Note: don't be tempted to assign strings or bytevectors to external variables. Garbage collection moves those objects around, so it is a very bad idea to assign pointers to heap-data. If you have to do so, then copy the data object into statically allocated memory (for example by using object-evict).

Results of type scheme-object returned by define-external are always allocated in the secondary heap, that is, not in the stack.


[C function] C_word C_callback (C_word closure, int argc)

This function can be used to invoke the Scheme procedure closure. argc should contain the number of arguments that are passed to the procedure on the temporary stack. Values are put onto the temporary stack with the C_save macro.


[C function] void C_callback_adjust_stack (C_word *ptr, int size)

The runtime-system uses the stack as a special allocation area and internally holds pointers to estimated limits to distinguish between Scheme data objects inside the stack from objects outside of it. If you invoke callbacks at wildly differing stack-levels, these limits may shift from invocation to invocation. Callbacks defined with define-external will perform appropriate adjustments automatically, but if you invoke C_callback manually, you should perform a C_callback_adjust_stack to make sure the internal limits are set properly. ptr should point to some data object on the stack and size is the number of words contained in the data object (or some estimate). The call will make sure the limits are adjusted so that the value pointed to by ptr is located in the stack.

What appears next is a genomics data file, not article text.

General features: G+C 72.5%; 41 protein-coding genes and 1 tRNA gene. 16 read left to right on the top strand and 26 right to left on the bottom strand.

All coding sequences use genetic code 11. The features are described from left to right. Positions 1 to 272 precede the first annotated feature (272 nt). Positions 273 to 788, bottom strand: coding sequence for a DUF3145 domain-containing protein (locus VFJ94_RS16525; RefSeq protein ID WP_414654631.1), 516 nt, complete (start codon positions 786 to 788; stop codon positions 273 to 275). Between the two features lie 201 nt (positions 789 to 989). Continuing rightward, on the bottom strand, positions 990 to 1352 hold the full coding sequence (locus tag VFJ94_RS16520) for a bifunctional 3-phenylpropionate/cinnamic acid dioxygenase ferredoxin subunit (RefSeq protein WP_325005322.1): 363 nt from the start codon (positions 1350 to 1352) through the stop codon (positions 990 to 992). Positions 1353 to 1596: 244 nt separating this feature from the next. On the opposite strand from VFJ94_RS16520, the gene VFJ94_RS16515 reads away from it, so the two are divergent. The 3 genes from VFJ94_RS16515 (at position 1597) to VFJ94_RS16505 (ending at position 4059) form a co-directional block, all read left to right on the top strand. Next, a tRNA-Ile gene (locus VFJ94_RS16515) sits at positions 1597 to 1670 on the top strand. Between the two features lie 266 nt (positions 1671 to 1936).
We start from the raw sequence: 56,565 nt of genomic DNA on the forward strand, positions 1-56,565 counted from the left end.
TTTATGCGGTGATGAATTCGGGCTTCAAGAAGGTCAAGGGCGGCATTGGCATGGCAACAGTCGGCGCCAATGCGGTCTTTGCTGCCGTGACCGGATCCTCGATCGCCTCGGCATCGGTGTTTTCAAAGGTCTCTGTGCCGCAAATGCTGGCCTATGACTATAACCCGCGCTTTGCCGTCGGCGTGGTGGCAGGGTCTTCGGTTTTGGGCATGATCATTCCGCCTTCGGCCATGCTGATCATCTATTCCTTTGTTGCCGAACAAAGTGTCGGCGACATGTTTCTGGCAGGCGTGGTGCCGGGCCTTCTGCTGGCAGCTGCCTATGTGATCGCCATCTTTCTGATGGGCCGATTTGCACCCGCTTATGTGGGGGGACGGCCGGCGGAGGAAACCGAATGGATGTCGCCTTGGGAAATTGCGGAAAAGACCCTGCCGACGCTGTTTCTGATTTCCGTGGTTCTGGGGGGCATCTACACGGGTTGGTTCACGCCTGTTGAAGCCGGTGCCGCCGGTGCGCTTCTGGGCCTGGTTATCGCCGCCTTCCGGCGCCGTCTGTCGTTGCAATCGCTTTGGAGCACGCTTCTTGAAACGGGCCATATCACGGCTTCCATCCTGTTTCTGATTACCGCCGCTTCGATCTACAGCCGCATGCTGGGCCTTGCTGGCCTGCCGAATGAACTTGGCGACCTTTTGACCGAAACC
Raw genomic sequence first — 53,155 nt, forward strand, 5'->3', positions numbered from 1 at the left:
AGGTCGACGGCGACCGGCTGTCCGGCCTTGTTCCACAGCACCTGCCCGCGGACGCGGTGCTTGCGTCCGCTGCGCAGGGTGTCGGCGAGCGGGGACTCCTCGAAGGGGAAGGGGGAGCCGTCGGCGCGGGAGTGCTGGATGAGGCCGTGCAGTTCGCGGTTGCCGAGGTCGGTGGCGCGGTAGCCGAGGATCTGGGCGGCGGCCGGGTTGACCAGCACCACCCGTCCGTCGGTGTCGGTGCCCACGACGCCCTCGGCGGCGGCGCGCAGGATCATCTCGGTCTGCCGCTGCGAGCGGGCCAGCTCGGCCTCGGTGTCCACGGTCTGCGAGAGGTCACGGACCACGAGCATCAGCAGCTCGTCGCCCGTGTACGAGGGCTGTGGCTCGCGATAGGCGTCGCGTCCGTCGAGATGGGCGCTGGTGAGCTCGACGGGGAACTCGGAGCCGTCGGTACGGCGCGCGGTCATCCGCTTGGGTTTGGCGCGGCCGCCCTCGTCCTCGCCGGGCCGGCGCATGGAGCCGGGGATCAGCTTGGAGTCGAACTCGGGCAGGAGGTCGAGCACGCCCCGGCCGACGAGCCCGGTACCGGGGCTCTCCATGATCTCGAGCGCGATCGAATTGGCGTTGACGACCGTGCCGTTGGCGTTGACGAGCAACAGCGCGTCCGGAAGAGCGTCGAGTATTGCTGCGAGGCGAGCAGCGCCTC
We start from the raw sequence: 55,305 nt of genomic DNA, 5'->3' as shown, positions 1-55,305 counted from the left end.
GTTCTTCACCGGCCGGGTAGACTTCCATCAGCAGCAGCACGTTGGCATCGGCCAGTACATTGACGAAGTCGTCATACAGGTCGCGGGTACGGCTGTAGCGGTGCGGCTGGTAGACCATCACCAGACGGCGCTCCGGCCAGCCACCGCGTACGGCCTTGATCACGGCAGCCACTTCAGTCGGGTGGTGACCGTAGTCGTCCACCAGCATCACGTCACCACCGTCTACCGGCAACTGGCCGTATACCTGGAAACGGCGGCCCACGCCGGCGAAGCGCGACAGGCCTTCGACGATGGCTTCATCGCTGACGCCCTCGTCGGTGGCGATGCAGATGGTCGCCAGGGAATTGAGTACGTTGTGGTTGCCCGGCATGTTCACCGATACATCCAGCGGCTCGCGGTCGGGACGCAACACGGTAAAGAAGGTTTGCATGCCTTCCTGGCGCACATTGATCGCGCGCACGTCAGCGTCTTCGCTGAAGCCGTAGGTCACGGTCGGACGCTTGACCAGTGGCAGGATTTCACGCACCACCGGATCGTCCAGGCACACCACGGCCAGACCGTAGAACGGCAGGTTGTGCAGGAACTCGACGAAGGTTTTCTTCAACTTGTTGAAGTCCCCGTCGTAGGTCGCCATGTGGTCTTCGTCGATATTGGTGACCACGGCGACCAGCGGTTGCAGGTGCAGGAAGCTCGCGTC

It is also possible to define variables containing unboxed C data, so called locations. It should be noted that locations may only contain simple data, that is: everything that fits into a machine word, and double-precision floating point values.


[syntax] (define-location NAME TYPE [INIT])

Identical to (define-external NAME TYPE [INIT]), but the variable is not accessible from outside of the current compilation unit (it is declared static).


[syntax] (let-location ((NAME TYPE [INIT]) ...) BODY ...)

Defines a lexically bound location.


[syntax] (location NAME)
[syntax] (location X)
[read] #$

This form returns a pointer object that contains the address of the variable NAME. If the argument to location is not a location defined by define-location, define-external or let-location, then

(location X)

is essentially equivalent to

(make-locative X)

(See the manual section on locatives for more information about locatives)

Note that (location X) may be abbreviated as #$X.

(define-external foo int)
((foreign-lambda* void (((c-pointer int) ip)) "*ip = 123;") 
  (location foo))
foo                                                                    ==> 123

This facility is especially useful in situations, where a C function returns more than one result value:

#include <math.h>

(define modf
  (foreign-lambda double "modf" double (c-pointer double)) )

(let-location ([i double])
  (let ([f (modf 1.99 (location i))])
    (print "i=" i ", f=" f) ) )

See location and c-string* for a tip on returning a c-string* type.

location returns a value of type c-pointer, when given the name of a callback-procedure defined with define-external.